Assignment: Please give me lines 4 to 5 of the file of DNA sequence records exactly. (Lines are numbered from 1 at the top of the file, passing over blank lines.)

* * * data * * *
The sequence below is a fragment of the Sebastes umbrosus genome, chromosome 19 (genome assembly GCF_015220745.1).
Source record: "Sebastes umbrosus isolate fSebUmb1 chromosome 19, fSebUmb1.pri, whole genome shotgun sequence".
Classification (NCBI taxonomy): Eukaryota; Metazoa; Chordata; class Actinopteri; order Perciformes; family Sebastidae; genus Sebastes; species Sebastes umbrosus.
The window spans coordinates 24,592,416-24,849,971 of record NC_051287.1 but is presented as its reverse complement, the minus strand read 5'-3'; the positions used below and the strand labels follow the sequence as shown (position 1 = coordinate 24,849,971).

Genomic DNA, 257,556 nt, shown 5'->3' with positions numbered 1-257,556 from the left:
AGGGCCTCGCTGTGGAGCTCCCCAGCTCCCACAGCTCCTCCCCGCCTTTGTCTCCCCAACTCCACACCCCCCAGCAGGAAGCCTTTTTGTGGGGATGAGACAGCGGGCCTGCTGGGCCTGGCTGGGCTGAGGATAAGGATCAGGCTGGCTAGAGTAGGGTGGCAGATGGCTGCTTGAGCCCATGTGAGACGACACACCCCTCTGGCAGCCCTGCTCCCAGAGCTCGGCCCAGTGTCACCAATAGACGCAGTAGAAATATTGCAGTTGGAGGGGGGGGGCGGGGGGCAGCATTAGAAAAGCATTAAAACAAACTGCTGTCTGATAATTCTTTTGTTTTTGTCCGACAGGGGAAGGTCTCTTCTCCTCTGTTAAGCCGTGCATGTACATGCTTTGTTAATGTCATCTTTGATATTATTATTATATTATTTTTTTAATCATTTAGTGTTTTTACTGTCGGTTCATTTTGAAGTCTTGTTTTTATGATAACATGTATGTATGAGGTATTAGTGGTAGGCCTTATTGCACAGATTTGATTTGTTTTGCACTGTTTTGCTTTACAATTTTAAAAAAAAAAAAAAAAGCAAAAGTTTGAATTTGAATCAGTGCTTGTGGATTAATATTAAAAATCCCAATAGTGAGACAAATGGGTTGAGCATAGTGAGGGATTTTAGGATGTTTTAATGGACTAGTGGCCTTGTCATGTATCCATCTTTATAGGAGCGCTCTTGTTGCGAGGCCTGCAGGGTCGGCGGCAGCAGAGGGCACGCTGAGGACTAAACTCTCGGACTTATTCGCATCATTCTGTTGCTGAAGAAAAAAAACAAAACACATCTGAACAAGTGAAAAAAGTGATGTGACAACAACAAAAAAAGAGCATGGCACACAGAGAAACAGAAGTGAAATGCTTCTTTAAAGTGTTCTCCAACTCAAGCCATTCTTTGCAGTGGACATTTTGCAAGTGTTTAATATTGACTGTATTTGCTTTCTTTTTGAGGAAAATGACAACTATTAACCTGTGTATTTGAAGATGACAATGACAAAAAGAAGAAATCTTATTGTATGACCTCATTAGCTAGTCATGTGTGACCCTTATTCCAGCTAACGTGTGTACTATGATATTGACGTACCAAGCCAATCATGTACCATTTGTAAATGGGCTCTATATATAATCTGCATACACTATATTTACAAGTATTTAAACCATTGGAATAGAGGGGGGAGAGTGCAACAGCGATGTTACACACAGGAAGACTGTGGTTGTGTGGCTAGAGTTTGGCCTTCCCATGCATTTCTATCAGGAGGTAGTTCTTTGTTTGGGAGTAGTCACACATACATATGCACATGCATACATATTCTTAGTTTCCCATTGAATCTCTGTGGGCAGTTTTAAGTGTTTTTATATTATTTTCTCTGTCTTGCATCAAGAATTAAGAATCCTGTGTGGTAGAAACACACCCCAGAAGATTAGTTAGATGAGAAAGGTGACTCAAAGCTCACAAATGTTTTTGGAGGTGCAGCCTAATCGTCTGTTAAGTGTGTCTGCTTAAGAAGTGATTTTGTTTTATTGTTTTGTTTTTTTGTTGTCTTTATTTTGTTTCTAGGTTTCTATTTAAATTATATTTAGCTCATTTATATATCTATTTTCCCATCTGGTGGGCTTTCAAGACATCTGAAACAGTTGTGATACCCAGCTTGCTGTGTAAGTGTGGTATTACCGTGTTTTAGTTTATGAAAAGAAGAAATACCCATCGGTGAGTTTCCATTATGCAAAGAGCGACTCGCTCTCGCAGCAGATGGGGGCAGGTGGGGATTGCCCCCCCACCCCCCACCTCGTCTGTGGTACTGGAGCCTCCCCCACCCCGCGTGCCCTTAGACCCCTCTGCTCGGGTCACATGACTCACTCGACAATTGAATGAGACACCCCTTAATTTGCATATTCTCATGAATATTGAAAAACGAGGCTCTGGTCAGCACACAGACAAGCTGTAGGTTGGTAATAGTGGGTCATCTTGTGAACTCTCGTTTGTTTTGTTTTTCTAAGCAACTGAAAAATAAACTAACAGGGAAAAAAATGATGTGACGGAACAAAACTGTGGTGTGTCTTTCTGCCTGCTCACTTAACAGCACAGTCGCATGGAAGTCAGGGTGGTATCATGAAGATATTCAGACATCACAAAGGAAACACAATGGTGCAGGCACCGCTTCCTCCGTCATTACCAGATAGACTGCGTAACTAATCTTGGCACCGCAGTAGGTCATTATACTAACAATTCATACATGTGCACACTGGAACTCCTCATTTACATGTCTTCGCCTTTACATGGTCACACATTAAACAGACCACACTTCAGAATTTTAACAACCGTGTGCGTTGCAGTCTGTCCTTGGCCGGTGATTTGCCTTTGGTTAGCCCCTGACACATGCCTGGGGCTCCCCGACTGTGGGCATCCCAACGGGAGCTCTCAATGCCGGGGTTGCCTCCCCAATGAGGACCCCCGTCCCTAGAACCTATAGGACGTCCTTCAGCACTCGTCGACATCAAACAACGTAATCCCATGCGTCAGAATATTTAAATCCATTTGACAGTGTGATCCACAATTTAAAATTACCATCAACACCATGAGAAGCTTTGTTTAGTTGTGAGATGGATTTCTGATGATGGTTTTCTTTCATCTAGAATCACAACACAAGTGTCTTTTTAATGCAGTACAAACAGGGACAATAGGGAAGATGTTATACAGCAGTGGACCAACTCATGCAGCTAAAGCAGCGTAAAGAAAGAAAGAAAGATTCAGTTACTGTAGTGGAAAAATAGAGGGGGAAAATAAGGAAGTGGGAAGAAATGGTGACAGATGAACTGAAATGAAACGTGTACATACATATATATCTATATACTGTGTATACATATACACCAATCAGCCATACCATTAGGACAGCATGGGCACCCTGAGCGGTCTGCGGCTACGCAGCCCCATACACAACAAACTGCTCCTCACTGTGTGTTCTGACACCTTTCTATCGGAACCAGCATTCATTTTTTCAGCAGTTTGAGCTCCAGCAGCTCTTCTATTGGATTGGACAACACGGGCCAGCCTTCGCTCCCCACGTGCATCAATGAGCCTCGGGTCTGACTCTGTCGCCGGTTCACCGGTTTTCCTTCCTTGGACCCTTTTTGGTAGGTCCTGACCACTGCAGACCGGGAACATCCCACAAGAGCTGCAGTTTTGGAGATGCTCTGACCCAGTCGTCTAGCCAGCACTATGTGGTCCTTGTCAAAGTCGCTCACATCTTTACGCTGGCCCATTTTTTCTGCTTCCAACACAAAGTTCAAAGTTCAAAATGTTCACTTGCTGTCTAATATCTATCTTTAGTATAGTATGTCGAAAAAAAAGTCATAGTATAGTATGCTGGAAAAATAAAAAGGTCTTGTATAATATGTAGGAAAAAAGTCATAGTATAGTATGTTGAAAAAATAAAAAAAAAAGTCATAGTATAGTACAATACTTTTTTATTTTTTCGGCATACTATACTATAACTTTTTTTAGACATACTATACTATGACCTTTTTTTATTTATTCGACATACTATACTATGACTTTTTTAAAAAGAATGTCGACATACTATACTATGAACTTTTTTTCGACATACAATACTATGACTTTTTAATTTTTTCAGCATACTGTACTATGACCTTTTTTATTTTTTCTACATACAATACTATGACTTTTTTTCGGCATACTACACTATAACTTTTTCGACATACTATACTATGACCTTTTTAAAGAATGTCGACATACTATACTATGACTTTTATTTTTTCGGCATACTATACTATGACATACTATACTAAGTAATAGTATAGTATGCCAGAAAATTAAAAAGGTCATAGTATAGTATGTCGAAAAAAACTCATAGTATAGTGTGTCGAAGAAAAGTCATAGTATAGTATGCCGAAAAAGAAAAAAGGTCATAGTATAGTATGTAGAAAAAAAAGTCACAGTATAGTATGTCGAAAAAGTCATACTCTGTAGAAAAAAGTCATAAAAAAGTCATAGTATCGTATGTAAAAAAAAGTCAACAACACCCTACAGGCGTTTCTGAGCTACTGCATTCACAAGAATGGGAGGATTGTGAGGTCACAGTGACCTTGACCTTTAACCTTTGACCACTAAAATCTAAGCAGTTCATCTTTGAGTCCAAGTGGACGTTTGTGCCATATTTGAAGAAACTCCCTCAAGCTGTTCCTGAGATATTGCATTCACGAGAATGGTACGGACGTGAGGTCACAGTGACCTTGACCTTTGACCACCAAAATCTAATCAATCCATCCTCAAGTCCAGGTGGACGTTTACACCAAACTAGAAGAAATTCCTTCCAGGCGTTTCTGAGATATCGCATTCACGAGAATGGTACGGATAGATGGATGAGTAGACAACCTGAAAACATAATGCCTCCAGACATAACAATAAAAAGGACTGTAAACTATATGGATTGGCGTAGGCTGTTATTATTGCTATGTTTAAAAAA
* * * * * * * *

The window spans coordinates 24,592,416-24,849,971 of record NC_051287.1 but is presented as its reverse complement, the minus strand read 5'-3'; the positions used below and the strand labels follow the sequence as shown (position 1 = coordinate 24,849,971).

Genomic DNA, 257,556 nt, shown 5'->3' with positions numbered 1-257,556 from the left: